Then-presidential candidate Donald Trump at a campaign stop to give a national security speech aboard the World War II battleship USS Iowa on Sept. 15, 2015, in San Pedro, Calif. (Robyn Beck/Agence France-Presse via Getty Images)

What will President-elect Donald Trump’s foreign policy look like? During the campaign, he made numerous statements about immigration, terrorism and trade, but no one knows whether Trump’s more extreme pronouncements reflect his convictions.

There’s no previous voting record or policies to give a hint — and there are few clues about the president-elect’s foreign policy advisers. And, as many foreign policy experts who previously served in Republican administrations took the extraordinary step of denouncing his candidacy during the campaign, there are few obvious choices to lead this new foreign policy team — and give a suggestion of what foreign policy doctrines we can expect.

Yet when placed against the backdrop of decades of American foreign policy, two striking perspectives emerge — one familiar and the other unprecedented.

The familiar — American decline

Trump’s promise to “make America great again” presumes that it once was but no longer is, tapping into the long-standing concern with American decline. Ronald Reagan made this fear a central part of his foreign policy plank. He campaigned to restore America’s place in the world by ending the Vietnam syndrome, fixing an economy mired in stagflation and getting tough with the Soviet Union after the “capitulation” of detente. For his 1984 reelection bid, Reagan campaigned on the slogan that “it’s morning in America again.”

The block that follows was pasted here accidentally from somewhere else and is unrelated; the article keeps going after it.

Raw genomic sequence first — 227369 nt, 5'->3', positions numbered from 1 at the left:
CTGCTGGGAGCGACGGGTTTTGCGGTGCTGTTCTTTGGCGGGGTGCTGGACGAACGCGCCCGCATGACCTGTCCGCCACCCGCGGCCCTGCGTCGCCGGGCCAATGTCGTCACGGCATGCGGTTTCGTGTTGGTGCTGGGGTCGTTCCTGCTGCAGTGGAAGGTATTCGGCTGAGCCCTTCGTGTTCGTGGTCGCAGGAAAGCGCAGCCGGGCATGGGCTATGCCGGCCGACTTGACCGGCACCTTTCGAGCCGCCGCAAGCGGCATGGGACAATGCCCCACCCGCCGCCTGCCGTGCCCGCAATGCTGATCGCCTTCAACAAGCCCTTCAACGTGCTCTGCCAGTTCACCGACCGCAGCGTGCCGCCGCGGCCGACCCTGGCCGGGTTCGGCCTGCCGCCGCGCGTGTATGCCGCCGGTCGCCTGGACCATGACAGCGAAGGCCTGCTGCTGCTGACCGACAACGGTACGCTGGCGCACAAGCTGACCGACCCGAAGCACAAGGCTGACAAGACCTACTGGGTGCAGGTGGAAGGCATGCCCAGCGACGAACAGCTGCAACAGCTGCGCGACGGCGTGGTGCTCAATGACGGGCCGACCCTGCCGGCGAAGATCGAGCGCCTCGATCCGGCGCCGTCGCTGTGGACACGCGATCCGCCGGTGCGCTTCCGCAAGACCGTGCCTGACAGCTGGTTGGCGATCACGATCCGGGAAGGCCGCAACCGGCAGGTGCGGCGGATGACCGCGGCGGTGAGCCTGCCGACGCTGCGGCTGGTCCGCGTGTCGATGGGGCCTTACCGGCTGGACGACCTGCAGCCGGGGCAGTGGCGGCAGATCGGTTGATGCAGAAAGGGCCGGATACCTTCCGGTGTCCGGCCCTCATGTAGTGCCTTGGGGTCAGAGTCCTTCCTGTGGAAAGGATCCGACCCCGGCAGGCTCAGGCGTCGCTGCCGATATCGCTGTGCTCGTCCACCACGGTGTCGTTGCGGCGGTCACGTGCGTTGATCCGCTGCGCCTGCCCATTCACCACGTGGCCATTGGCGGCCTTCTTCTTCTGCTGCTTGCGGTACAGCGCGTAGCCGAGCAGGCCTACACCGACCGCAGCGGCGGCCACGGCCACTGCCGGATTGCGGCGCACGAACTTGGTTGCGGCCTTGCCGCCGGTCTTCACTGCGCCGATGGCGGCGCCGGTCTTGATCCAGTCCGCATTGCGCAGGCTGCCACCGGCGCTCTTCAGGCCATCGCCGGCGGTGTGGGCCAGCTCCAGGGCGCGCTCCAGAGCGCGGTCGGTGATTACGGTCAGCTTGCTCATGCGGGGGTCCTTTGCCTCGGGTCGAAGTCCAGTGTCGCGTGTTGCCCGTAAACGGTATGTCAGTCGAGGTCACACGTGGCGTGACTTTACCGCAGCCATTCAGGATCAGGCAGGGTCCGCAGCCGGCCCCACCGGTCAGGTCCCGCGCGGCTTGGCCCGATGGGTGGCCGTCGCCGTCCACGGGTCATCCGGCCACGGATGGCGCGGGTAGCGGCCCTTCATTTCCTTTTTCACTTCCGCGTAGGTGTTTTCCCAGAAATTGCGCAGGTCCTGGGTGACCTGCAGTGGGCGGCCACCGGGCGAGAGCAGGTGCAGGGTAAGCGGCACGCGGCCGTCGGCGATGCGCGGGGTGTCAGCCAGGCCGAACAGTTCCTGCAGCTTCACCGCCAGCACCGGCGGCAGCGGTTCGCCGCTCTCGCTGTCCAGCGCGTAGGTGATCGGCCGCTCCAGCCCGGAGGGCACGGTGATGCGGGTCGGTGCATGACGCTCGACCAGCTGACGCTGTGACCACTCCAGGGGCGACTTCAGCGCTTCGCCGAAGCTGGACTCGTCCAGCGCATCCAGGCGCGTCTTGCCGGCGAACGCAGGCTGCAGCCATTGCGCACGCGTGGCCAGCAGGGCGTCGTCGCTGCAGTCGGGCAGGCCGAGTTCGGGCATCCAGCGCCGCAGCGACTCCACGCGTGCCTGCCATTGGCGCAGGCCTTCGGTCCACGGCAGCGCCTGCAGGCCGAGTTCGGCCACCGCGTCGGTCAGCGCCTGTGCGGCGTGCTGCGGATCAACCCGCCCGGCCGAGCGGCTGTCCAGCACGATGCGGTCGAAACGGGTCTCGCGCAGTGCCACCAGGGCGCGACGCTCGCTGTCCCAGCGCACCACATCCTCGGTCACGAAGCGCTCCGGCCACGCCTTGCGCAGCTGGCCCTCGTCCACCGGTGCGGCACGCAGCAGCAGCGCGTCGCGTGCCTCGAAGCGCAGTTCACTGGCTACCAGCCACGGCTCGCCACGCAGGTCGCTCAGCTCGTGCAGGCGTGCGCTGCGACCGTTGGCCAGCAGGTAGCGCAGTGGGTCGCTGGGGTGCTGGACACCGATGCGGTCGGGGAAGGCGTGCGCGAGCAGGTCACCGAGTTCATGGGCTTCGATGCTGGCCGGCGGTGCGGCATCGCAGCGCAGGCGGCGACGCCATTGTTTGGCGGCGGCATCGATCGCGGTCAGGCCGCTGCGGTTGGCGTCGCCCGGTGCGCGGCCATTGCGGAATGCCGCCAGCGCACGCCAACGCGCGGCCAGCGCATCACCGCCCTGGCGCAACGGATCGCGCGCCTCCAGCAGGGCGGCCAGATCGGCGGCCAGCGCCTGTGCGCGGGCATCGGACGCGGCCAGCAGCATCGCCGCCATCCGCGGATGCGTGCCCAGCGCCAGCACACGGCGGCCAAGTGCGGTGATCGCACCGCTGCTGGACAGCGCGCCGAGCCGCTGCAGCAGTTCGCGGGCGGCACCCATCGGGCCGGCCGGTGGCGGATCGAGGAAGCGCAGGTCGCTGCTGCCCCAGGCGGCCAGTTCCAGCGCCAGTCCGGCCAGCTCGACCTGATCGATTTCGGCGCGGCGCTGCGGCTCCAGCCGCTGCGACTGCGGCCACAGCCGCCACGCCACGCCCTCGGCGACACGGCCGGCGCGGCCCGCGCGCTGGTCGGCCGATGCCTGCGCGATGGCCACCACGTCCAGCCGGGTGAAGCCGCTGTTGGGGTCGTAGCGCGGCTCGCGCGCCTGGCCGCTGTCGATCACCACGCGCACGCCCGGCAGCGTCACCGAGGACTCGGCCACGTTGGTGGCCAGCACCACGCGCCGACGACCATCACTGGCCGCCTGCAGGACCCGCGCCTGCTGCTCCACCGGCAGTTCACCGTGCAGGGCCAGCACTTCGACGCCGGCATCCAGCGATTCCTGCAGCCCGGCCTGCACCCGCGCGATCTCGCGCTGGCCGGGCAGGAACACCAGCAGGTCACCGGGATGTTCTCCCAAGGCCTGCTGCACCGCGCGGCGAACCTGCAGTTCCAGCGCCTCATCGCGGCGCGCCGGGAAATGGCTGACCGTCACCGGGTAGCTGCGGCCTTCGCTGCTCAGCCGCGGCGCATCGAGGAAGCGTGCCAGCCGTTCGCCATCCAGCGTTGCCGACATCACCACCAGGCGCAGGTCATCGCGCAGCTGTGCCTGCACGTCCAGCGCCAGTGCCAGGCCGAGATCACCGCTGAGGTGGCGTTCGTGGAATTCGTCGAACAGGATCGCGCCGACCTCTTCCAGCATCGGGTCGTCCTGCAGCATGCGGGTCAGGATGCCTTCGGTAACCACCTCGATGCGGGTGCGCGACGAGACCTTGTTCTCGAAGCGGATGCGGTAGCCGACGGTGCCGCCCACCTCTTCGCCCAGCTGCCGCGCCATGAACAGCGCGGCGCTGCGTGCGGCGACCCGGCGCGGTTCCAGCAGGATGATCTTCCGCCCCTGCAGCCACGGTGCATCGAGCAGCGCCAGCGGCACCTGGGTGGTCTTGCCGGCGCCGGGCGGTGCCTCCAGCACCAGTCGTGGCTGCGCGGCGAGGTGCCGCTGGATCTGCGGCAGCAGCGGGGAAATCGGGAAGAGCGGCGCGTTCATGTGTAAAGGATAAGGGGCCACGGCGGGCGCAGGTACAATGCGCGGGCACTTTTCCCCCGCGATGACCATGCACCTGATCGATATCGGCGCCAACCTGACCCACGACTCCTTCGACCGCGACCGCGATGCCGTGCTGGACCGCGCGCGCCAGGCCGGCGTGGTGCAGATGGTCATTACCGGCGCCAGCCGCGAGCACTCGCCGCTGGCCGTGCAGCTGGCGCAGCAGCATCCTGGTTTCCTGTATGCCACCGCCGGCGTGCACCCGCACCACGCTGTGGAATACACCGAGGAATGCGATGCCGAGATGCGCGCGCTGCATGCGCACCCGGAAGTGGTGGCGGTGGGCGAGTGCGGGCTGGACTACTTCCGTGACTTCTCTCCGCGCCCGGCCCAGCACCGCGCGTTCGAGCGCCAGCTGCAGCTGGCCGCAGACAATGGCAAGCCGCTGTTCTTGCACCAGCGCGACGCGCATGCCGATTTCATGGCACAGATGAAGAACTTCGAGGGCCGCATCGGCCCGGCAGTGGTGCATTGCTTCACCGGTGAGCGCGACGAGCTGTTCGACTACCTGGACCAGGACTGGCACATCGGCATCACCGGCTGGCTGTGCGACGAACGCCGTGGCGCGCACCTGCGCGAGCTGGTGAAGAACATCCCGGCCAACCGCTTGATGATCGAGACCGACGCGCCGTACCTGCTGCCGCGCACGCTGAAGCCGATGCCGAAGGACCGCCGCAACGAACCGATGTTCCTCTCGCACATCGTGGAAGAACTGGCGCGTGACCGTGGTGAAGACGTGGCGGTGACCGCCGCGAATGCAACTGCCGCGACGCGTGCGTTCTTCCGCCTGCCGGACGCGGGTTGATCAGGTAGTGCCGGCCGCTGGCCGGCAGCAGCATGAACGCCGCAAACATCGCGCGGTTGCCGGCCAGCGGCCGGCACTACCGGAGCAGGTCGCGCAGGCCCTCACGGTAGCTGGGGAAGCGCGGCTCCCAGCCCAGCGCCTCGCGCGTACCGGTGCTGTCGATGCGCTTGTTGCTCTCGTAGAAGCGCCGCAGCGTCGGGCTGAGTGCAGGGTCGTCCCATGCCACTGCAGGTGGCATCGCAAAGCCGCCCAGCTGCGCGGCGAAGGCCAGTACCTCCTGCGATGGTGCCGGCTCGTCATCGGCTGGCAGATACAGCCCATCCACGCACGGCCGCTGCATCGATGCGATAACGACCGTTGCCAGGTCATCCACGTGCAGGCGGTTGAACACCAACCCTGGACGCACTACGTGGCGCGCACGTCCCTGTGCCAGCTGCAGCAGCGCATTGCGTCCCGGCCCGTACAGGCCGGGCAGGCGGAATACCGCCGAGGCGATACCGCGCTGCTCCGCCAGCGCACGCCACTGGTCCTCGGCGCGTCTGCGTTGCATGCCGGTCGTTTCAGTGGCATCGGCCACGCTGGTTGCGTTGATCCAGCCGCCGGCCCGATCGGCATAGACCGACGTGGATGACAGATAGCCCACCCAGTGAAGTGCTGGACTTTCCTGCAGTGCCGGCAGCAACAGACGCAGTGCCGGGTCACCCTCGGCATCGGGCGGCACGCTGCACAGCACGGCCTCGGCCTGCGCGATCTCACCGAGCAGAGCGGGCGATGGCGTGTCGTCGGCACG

Like Trump, Reagan argued that America’s decline was self-inflicted. Yes, the Soviets had hoodwinked the naive Americans. And, yes, our trade partners and strategic allies had taken advantage of an overly generous and gullible United States.

But Reagan blamed Washington for this sad state of affairs — our leaders acted as if America was in decline and made defeatism a self-fulfilling prophecy. If you believe it is true and act as though it is true, then it will become true. Fortunately, according to Samuel Huntington, Reagan had the good sense to believe in the promise of American renewal and, subsequently, made it happen.

Although without Reagan’s charm or twinkle, Trump has also blamed American decline on Washington, accusing U.S. leaders of being weak, stupid, corrupt and ready to make awful deals for no apparent reason. Trump also faults a liberal international order, which the United States helped build, for benefiting others at the direct expense of U.S. citizens.

But the unfamiliar is unnerving

Trump’s vision of America in the world is all power and no purpose, distinguishing him from all recent American presidents. Reagan promised to not only end America’s decline but also to restore America’s greatness, defined by its ideals and readiness to defend and spread freedom. It would become, once again, a “shining city on the hill.”